Chevron, Transocean settle over Rio oil spill
Rio De Janeiro: US energy giant Chevron and Swiss-based rig operator Transocean signed a deal with Brazilian prosecutors to settle lawsuits over an oil spill off the coast of Rio de Janeiro.
Chevron has agreed to pay USD 41.6 million in compensation over the leak of 3,000 barrels of crude in November 2011 from the deepwater Frade field, 370 kilometers northwest of the picturesque coastal city, the Rio prosecutor's office said yesterday.
The deal requires Chevron to accept "unprecedented obligations" to prevent new incidents and provide compensation to "put an end" to two civil lawsuits, the office said in a statement.
Chevron and Transocean did not immediately comment on the agreement.
The deal was reached with the consent of Brazil's National Oil Agency and the Brazilian Environmental Institute, but must be approved by a federal court.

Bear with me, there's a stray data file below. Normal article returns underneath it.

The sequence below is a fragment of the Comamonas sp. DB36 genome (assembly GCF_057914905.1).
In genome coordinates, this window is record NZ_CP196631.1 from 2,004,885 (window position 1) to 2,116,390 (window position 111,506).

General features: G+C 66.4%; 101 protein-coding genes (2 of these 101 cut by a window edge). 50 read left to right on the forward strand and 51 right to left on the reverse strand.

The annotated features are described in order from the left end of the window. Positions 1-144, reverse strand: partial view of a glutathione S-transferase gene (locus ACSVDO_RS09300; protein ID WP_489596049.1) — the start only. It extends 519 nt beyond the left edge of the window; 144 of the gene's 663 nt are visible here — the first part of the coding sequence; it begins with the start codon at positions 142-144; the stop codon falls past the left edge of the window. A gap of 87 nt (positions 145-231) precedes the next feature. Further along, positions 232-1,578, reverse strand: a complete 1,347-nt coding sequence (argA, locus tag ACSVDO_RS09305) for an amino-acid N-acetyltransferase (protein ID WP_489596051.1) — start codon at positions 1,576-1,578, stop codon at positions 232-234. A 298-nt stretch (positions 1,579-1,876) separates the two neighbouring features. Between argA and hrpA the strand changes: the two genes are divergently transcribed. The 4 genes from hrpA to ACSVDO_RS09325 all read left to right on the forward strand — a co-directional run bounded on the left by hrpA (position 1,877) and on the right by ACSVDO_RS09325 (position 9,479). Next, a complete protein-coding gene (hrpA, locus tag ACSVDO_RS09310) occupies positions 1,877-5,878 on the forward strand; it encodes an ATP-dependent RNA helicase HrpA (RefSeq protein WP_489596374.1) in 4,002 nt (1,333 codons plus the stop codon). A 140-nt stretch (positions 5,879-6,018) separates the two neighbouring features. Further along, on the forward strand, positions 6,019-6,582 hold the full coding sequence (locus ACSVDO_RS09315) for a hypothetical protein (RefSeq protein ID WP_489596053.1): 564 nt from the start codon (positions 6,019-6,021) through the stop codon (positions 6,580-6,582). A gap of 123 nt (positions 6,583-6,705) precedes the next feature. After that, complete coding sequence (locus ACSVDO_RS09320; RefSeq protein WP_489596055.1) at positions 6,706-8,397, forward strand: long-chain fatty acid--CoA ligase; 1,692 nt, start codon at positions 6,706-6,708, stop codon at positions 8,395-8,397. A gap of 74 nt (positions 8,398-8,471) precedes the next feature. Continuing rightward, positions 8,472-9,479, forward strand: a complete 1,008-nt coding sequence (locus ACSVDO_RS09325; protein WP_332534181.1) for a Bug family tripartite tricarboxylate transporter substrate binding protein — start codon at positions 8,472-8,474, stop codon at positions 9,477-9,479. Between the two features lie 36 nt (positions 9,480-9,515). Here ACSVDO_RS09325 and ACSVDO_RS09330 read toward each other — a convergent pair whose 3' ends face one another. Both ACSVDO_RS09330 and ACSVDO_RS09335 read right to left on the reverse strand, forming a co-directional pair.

The offshore field, which produces 60,000 barrels of oil a day, was operated by California-based Chevron and Transocean, which ran the offshore rigs.
Though relatively small, the operation was important for Brazil to reach its goal of producing two million barrels per day.
In March 2012, a second but much smaller leak was detected in the same area in the Campos basin, and Chevron voluntarily suspended its operations in Brazil.
More than a year later, in April, Chevron was authorized to partially resume oil production in Brazil.
Chevron has already paid about USD 15 million fine for 24 violations stemming from the first leak. The fine imposed by the nation's oil agency was reduced by 30 per cent because Chevron did not appeal it.
The Brazilian Environmental Institute imposed two separate fines in 2011 totalling some USD 14.6 million for environmental damage and failures in the company's accident emergency plan.
A criminal suit against the companies for environmental crimes and damage to the national patrimony was dismissed in February.
Brazil owns massive oil and gas reserves under a thick layer of salt in the Atlantic Ocean.
But the country needs millions of dollars in investments to explore the reserves, which could turn Latin America's top economy into one of the biggest hydrocarbon producers in the world.